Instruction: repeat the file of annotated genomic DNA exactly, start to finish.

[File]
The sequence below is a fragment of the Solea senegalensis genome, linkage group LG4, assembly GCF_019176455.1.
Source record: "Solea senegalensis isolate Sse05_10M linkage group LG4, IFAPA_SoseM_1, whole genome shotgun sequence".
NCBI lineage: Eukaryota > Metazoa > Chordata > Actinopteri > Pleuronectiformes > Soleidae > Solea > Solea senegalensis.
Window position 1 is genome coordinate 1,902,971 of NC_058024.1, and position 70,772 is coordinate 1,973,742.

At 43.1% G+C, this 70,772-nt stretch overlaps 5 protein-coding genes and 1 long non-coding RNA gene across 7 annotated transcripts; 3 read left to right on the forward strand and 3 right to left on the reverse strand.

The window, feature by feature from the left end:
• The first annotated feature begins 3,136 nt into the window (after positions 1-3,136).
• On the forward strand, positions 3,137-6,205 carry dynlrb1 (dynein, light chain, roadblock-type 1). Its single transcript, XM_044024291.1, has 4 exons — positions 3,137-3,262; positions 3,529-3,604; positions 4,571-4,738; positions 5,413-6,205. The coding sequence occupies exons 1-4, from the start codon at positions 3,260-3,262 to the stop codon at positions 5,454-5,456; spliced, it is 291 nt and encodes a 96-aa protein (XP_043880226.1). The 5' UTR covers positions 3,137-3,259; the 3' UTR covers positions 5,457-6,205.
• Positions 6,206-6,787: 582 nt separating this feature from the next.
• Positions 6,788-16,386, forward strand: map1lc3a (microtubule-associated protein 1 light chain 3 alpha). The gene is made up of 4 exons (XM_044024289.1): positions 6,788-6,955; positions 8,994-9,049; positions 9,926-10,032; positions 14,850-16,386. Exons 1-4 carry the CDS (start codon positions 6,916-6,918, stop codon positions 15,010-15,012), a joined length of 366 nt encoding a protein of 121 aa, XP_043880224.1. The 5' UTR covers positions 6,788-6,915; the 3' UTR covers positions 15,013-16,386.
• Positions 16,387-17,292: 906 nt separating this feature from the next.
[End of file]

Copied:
The sequence below is a fragment of the Solea senegalensis genome, linkage group LG4, assembly GCF_019176455.1.
Source record: "Solea senegalensis isolate Sse05_10M linkage group LG4, IFAPA_SoseM_1, whole genome shotgun sequence".
NCBI lineage: Eukaryota > Metazoa > Chordata > Actinopteri > Pleuronectiformes > Soleidae > Solea > Solea senegalensis.
Window position 1 is genome coordinate 1,902,971 of NC_058024.1, and position 70,772 is coordinate 1,973,742.

At 43.1% G+C, this 70,772-nt stretch overlaps 5 protein-coding genes and 1 long non-coding RNA gene across 7 annotated transcripts; 3 read left to right on the forward strand and 3 right to left on the reverse strand.

The window, feature by feature from the left end:
• The first annotated feature begins 3,136 nt into the window (after positions 1-3,136).
• On the forward strand, positions 3,137-6,205 carry dynlrb1 (dynein, light chain, roadblock-type 1). Its single transcript, XM_044024291.1, has 4 exons — positions 3,137-3,262; positions 3,529-3,604; positions 4,571-4,738; positions 5,413-6,205. The coding sequence occupies exons 1-4, from the start codon at positions 3,260-3,262 to the stop codon at positions 5,454-5,456; spliced, it is 291 nt and encodes a 96-aa protein (XP_043880226.1). The 5' UTR covers positions 3,137-3,259; the 3' UTR covers positions 5,457-6,205.
• Positions 6,206-6,787: 582 nt separating this feature from the next.
• Positions 6,788-16,386, forward strand: map1lc3a (microtubule-associated protein 1 light chain 3 alpha). The gene is made up of 4 exons (XM_044024289.1): positions 6,788-6,955; positions 8,994-9,049; positions 9,926-10,032; positions 14,850-16,386. Exons 1-4 carry the CDS (start codon positions 6,916-6,918, stop codon positions 15,010-15,012), a joined length of 366 nt encoding a protein of 121 aa, XP_043880224.1. The 5' UTR covers positions 6,788-6,915; the 3' UTR covers positions 15,013-16,386.
• Positions 16,387-17,292: 906 nt separating this feature from the next.